I enjoyed last night's Bookshop Barnie Balloon Debate far more than I thought I would.
I had previously turned down the opportunity to champion the 'Best Book in the World' on the grounds that I wasn't qualified for the task, having read relatively few books since I fled Aberdeen University in 1980 with a fortuitous 2:2 in English Lit.
Austin Williams, who organises this congenial annual event, is a persistent fellow so when he invited me to take part in this year's debate I felt it would be churlish to refuse. The question was, what book to nominate?
I gave the matter some thought and eventually settled on Mr Galliano's Circus by Enid Blyton. My competitors chose The Babylonian Talmud, Philip Roth's American Pastoral, Charlotte Brontë's Jane Eyre, Ludwig von Mises' Human Action, Jane Austen's Emma, and Mary Shelley's Frankenstein.
And so to last night.
I arrived at the new Foyles bookshop in London's Charing Cross Road and made my way to the fifth floor where there is large cafe that leads to a glass-fronted auditorium on the sixth floor.
The first surprise was bumping into my old friend Eamonn Butler, director of the Adam Smith Institute, in the lift.
Eamonn told me he had been a participant a few years previously when he had proposed Adam Smith's The Wealth of Nations. The winner that year was The Times' columnist David Aaronovitch who advocated Giovanni Boccaccio's The Decameron. (No, I've never heard of it either.)
Thankfully Eamonn wasn't the only friendly face. There was Austin himself, Rob Lyons, Shirley Dent and several more I recognised but didn't have a chance to speak to.
I began to relax. (The wine helped too.)
Anyway, to cut a long story short, seven people were scheduled to speak but two didn't turn up. Those that did were given two and half minutes to 'sell' our books to the audience. (It was a pretty full house.)
That was followed by a short Q&A. Speakers were briefly interrogated by the audience and I had to answer a probing question about Enid Blyton's alleged racism. I responded by saying she was writing in a different age and there was nothing racist in Mr Galliano's Circus!
The audience then voted. They could vote for as many books/speakers as they wanted and the two with the fewest votes were then eliminated.
The three remaining speakers were then given a further minute to make their case.
The good news is I was one of the three. I survived the cut!
The bad news is that when the audience voted again I came third, albeit with a very respectable number of votes. (I had feared humiliation, so thank you!)
The other speakers tied, which has never happened before, apparently.
Eventually, following a tie-break, Jane Eyre, proposed by Pamela Bow, director of strategy at the Ministry of Justice, came second.
And the winner, by the narrowest of margins, was Rob Killick, CEO of ClerksWell, a digital consultancy, who advocated Philip Roth’s American Pastoral.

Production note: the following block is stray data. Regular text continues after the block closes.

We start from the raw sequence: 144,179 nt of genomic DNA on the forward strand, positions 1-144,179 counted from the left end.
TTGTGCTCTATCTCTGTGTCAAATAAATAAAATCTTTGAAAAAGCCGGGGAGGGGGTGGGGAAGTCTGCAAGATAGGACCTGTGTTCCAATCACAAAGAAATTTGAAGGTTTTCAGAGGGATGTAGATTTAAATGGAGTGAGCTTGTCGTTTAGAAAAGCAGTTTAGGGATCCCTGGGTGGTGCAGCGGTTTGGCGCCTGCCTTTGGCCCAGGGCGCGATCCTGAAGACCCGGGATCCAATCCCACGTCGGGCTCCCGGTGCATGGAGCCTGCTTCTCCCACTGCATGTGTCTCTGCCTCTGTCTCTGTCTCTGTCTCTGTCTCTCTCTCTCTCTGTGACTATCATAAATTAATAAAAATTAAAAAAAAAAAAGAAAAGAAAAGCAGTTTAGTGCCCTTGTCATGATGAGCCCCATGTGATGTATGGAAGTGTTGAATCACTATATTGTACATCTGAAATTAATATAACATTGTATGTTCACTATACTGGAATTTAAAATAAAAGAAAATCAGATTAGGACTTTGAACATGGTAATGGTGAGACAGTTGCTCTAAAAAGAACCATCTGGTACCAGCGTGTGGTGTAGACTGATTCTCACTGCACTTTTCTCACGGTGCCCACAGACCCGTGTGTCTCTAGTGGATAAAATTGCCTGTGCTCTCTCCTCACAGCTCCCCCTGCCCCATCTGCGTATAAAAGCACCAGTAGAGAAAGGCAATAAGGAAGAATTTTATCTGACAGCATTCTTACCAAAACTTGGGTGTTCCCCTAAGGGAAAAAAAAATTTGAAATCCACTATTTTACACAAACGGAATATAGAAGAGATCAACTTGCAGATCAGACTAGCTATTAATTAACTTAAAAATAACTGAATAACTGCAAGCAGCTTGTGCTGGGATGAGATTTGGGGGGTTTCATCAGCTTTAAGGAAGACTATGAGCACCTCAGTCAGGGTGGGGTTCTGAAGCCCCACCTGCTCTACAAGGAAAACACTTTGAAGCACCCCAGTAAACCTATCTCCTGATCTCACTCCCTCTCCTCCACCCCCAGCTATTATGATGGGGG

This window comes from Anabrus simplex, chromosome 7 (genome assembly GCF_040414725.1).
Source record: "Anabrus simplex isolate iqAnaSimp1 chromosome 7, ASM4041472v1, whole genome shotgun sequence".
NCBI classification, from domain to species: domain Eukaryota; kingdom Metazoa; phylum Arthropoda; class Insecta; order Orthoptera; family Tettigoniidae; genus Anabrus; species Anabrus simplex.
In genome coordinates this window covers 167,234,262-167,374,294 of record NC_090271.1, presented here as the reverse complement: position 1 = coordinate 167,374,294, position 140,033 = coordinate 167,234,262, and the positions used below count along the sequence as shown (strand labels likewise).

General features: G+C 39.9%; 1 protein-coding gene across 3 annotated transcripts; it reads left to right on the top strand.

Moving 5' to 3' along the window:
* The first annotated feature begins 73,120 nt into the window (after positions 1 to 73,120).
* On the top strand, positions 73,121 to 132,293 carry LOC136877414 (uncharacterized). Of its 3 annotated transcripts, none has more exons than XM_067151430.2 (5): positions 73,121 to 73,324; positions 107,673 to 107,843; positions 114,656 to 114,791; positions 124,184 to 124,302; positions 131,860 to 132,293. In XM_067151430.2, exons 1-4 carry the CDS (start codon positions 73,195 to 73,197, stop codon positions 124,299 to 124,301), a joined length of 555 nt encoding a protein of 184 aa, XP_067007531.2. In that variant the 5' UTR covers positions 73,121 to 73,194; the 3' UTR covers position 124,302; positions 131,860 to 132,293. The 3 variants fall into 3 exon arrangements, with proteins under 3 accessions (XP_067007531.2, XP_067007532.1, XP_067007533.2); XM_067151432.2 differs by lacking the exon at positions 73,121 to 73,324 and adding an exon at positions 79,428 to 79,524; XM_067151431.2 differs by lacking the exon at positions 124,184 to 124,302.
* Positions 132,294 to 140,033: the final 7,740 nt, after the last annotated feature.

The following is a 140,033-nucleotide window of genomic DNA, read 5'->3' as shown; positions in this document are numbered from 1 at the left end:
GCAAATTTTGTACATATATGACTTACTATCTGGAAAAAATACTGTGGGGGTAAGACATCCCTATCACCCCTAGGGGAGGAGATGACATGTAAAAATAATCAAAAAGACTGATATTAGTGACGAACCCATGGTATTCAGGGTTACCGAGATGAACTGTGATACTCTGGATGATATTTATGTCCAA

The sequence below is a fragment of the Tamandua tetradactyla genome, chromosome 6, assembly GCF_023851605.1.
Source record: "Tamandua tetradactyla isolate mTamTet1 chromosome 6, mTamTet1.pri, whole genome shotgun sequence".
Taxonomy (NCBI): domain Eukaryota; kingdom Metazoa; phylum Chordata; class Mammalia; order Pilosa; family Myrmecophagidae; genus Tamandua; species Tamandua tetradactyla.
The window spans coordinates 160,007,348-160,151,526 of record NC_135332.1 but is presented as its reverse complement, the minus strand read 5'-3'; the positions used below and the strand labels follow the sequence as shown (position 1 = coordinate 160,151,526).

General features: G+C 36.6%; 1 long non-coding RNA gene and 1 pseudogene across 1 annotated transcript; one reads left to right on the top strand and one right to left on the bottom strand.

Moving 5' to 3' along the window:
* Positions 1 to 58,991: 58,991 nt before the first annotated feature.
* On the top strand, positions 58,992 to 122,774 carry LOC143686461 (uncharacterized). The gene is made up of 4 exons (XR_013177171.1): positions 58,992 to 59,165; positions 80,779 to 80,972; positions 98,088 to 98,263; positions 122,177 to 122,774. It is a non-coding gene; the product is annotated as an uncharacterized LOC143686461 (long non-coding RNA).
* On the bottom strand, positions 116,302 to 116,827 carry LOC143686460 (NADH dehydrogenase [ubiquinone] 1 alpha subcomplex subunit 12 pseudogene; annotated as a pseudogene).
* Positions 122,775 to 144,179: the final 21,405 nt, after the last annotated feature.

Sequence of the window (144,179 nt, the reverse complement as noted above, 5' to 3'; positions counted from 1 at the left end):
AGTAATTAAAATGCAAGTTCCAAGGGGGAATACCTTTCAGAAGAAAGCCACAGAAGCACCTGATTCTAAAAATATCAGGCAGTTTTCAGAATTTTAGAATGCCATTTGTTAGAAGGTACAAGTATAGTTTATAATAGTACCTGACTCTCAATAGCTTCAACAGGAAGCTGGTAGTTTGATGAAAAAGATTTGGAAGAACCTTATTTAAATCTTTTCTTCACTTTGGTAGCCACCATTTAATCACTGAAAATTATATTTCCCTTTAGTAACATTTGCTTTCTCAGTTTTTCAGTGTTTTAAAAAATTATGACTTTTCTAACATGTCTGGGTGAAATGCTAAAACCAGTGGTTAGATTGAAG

Anyway, thanks to Austin Williams for organising such an enjoyable event. At the end every speaker was presented with a book and an exclusive framed picture. (I can't tell you what mine is but I shall treasure it.)
Finally, if you're wondering why I proposed Mr Galliano's Circus here, roughly, is what I said:
Ladies and gentlemen, I present … Mr Galliano’s Circus, the best book in the world.
I have a theory that the best or most important book in the world is the one that first encourages or inspires us to read – and in my case that was Mr Galliano’s Circus by Enid Blyton.
I was six years old and according to my mother I was struggling to read. I could identify flashcards but I was having difficulty reading a proper book. That all changed when I was given Mr Galliano's Circus.
Why did it appeal to me? First, I was introduced to an exciting new world. In brief: eight-year-old Jimmy Brown watches the circus roll through town; he makes friends with Lotta, a young circus girl who rides horses; that night the oddjob man runs off with the circus takings; Jimmy’s father, a carpenter, is invited to take his place; Jimmy proves to be good with animals so he and his mother are invited to join the circus too.
It’s a genuine page-turner, full of little incidents that drive the story forward as the circus travels from town to town.
There are some great characters, led by Mr Galliano with his moustache and top hat, and his “fat, good-tempered” wife. And of course there are lots of animals – dogs, horses, monkeys, a chimpanzee and an elephant.
Without wishing to sound like George Osborne, the book celebrates honest, hard-working people, and generosity of spirit.
But Mr Galliano's Circus is also quite subversive. An ordinary family gives up their comfortable suburban life and joins the circus. Ultimately this is a book about freedom and escaping the rat race.
Most important it celebrates kindness to animals because – and this is a very important spoiler alert – ELEPHANTS NEVER FORGET.
Last but not least my favourite passage reads: 'The chimpanzee was dressed in red trousers, blue coat and straw hat, and it was smoking a cigarette! Jimmy stared in amazement. This was a wonderful sight!'
Now that, ladies and gentlemen, is entertainment.
Enid Blyton's The Circus Collection featuring Mr Galliano's Circus, Hurrah For The Circus and Circus Days Again, is available in all good bookshops, £7.99.